Everyone has an opinion on just about everything. Some of us have strong opinions on some issues. And, when one of our opinions is challenged, sometimes we don’t take it very well. Such is life in a land with freedom of speech. As the T-shirt reads, “Those who think they know it all are annoying to those of us who really do.”
My experience has generally shown that the stronger we react to someone else’s opinion, the closer we should examine our own cherished belief. It would seem that one of those opinion-testing moments came last week as part of the sermon delivered at Middle Sackville Church. I have heard a lot of discussion, and heard about a lot of discussion, regarding the relative merits of public (read: secular) education vs private (read: parochial) education. (I’ve attended both types.)
Let’s put it bluntly: Crandall University vs all others in the Maritimes.
While I was not in church last Sunday, (we were in Ontario celebrating our first grandchild!!) I did listen to the message. While not having the benefit of the visual aspect of seeing it live, I did listen closely. What has come to my attention this week is the way in which we filter what we hear. Some of the comments made to myself since Sunday, which were credited as “quotes,” were not really correct. (It has also been my experience that I have been misquoted or misunderstood over the years as well.)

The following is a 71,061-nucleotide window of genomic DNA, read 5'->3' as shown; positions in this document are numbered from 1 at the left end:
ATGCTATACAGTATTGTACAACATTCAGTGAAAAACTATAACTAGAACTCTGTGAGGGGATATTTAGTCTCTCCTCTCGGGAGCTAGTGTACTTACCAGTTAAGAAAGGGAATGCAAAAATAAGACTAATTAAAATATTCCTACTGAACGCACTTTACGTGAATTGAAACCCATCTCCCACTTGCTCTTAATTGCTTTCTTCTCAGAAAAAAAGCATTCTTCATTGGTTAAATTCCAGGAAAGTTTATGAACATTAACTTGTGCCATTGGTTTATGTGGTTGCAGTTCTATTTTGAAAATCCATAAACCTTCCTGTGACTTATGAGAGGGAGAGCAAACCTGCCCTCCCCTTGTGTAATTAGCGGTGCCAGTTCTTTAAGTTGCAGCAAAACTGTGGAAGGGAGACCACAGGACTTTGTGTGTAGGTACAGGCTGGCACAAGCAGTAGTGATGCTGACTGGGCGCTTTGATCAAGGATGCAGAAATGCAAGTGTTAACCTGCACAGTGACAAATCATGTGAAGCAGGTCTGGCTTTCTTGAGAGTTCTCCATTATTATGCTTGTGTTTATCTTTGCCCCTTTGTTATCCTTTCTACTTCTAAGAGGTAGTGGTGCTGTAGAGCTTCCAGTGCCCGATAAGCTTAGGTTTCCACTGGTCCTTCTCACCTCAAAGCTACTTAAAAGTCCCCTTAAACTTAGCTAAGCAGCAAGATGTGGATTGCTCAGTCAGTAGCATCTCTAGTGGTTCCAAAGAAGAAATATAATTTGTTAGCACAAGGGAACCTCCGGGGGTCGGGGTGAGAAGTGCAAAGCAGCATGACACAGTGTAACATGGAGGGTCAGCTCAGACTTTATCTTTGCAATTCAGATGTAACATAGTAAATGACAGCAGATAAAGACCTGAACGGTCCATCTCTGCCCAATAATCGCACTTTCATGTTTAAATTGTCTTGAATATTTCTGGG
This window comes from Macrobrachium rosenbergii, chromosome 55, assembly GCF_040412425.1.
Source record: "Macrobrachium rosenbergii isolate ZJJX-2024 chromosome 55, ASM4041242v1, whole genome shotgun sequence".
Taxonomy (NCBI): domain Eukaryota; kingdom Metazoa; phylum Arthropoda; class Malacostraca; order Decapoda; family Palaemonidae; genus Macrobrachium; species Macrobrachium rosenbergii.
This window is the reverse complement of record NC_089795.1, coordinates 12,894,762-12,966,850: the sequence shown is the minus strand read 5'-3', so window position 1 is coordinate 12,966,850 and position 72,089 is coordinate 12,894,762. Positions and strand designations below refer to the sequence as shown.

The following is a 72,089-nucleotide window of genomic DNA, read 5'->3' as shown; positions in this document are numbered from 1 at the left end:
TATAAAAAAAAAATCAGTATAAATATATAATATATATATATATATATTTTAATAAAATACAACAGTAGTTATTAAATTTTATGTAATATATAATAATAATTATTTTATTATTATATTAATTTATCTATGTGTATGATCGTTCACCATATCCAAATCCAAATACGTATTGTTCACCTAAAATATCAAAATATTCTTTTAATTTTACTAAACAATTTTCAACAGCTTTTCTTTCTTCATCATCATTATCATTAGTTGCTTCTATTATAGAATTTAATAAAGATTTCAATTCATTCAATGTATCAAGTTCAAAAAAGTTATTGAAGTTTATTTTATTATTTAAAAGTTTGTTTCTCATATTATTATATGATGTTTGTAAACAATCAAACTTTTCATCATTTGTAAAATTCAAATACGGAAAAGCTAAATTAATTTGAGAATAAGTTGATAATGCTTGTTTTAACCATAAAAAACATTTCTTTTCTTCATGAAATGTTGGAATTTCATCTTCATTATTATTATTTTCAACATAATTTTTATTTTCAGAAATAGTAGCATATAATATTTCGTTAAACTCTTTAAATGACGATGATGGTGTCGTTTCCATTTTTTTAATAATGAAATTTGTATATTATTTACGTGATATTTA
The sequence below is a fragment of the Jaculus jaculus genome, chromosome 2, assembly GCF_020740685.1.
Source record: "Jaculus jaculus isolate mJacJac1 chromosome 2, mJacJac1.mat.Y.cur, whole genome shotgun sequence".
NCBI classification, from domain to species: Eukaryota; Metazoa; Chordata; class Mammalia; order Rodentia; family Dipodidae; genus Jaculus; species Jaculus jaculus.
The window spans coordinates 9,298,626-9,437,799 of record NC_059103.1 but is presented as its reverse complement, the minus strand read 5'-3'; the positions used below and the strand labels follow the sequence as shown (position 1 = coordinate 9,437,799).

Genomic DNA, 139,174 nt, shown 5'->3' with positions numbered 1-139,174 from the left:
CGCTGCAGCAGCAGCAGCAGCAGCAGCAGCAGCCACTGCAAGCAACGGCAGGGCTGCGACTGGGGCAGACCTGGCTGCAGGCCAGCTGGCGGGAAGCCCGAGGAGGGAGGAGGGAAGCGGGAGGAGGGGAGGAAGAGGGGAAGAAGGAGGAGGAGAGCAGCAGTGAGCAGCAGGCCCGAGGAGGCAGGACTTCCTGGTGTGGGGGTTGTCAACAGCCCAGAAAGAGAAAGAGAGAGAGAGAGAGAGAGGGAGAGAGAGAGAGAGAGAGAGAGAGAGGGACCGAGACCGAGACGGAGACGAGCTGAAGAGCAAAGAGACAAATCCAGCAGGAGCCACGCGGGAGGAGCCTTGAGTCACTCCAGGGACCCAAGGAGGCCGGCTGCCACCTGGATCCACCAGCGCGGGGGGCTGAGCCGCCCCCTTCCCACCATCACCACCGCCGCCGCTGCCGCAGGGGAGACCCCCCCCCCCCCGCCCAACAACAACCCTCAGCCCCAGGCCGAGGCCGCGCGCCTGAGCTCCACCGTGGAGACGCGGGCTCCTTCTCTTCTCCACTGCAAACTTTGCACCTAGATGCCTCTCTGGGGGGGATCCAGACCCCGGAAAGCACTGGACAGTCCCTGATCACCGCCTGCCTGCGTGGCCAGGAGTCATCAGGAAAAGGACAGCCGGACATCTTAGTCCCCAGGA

While some of the opinions expressed “pushed a few buttons,” I would like to weigh-in on some issues. First, the President of any university is paid to promote his own school. Would we have expected anything else? Second, we do support Crandall and should welcome the discussion of competing philosophies. The Bible has its own share of these debates. Third, don’t forget that a biblical (specifically Old Testament) perspective on education is holistic. (See my first blog, “Thinking About Education.”) After all, Jesus would have attended a parochial school and the debate about education isn’t in the New Testament. The choice we face is a late 20th century phenomenon.
And a welcome choice it is. We value freedom of choice, and so does God. We use our minds to weigh the options and do what seems best. Hopefully, we have prayed about it. What I heard in the message on Sunday was that Crandall provides a choice. In the President’s opinion it is a better and more biblical choice – provided the preferred course of study is available. Feel free to disagree, but be thankful for the fact we have choice, and are able to openly debate the relative merits – free from condemnation.
And by the way, a little challenge to our own cherished beliefs makes us think, doesn’t it?